Asiwaju Bola Ahmed Tinubu, the incoming president, has rejected a call by some factions in the All Progressives Congress (APC) to microzone the senate presidency of the next 10th National Assembly to the country’s south-south geopolitical zone.
Tinubu, on the other hand, argued that the office must be freely allotted to the whole southern area, without giving any zone a preference.
The information was gathered from sources who attended the meeting on Wednesday between the President-elect, the All Progressives Congress (APC) leadership, and certain members of the National Assembly.
It was learned that Tinubu categorically opposed suggestions for the Senate Presidency to be micro-zoned to the South-South proposed by some APC leadership members and three South West senators.
According to a trustworthy source who asked to remain anonymous, the President-elect reasoned that since party members had backed the zoning of the presidency position that had brought him to the South, it would be illogical for them to now approve a micro zoning scheme.
According to the source, Tinubu insisted that zoning the senate presidency to the south would give all deserving candidates from the South East and South-South a chance to compete fairly for senators’ votes, similar to how APC delegates selected a presidential candidate from the available candidates.
Additionally, it was reported that Tinubu asked the leadership to change the NWC’s recommendations rather than risk throwing the party into disarray.
The President-elect, in his wisdom, rejected pressure from some members of the party leadership and the Southwest senators for the zoning of the Senate presidency to the South. This scheme, which called for having a single South-South candidate, fell flat.
All of the media speculations that the President and the NWC had chosen South South are untrue. According to the source, “The President demanded that the job be assigned to the South area.
The majority of senators-to-be from the South South zone, along with other senators, reportedly lined up behind Senator Orji Uzor Kalu, who is now the Chief Whip of the Senate and is from the South-East geographical zone, for the position, according to a senator-elect who did not want his name published.
For the purpose of equality, justice, and harmony, more than 61 registered civil society organizations (CSOs) have urged the All Progressives Congress (APC), the party in power, to promote candidates from the South East geopolitical region for the position of Senate President of the 10th National Assembly.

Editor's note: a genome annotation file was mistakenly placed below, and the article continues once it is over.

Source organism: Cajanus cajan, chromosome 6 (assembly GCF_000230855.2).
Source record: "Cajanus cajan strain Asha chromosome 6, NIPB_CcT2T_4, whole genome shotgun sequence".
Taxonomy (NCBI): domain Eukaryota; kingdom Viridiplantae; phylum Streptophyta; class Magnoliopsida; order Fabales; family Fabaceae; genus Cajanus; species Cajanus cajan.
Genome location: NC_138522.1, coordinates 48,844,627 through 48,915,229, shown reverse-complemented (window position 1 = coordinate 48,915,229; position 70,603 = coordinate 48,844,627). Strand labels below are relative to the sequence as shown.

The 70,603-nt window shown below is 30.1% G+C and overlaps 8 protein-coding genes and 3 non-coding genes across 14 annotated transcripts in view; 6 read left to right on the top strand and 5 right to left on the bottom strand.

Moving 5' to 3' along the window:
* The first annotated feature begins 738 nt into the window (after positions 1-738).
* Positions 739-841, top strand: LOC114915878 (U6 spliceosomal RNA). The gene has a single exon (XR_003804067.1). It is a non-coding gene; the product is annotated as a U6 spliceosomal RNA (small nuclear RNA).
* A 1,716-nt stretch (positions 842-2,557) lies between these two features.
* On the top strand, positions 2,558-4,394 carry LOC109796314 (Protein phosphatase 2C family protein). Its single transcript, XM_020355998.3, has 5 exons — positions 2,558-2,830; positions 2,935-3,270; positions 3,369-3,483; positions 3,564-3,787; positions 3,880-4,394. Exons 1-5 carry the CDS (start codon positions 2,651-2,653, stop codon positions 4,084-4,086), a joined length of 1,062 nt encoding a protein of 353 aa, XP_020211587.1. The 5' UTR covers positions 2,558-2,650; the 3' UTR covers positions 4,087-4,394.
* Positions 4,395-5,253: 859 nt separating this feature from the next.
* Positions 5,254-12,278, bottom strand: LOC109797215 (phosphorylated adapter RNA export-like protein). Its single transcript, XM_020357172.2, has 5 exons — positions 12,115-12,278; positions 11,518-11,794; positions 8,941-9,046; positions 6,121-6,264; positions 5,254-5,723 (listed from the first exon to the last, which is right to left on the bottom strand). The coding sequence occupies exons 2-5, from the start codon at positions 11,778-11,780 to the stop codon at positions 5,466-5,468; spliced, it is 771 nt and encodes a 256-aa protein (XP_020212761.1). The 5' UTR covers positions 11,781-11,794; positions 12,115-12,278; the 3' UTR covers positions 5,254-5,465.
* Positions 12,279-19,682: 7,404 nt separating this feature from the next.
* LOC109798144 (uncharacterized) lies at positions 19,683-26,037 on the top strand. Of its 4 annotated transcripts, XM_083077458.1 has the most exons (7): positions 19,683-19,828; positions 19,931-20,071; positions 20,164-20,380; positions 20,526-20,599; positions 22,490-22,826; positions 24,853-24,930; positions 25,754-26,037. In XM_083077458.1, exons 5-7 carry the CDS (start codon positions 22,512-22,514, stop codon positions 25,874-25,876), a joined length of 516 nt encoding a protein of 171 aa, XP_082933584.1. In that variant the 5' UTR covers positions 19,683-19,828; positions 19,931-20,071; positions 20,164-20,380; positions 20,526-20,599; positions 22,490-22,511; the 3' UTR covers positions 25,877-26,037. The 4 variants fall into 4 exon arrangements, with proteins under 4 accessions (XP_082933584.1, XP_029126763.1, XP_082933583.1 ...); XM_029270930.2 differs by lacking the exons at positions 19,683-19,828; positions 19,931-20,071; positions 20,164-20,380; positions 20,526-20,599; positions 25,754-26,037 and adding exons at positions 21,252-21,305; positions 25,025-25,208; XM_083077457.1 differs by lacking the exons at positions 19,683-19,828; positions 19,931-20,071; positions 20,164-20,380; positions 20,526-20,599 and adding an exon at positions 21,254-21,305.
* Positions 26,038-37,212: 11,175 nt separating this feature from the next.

The Coalition of Civil Society Organizations for Peace and Unity of Nigeria, or CCSOPUN, which brought together CSOs in Abuja on Thursday, said that enabling the south-eastern region to choose the next Senate President will help quell tensions and agitations there.
“We are saddened and concerned with the way the South East geopolitical zone is being treated unfairly and unjustly in the political equation of our country,” the coalition’s chairman, Dr. Onwubuya Abraham Breakforth, said in a statement. Nigerians’ divisions have grown and intensified as a result of the results of the 2023 presidential election, especially in light of the allegation that the All Progressives Congress, APC, was given an unfair advantage over the South East presumed winner.
“Consequently, in order to mend the wounds that have been repeatedly blushed, put an end to the South Eastern agitations, and restore stability to the nation.
“We hereby urge the All Progressives Congress, APC, and all opposing political parties, as well as all newly elected and re-elected Senators and members-elect of the House of Representatives, to support the South East Senator for the position of Senate President.
“In contrast to the South South’s single gubernatorial seat, the South East has two APC governors.
“We are bringing up the APC because it controls the Senate. APC ought to prioritize national unity over personal interests. The number of votes from a certain zone shouldn’t matter in determining who will be the next Senate President. You are from South-South, where the Deputy Senate President now resides.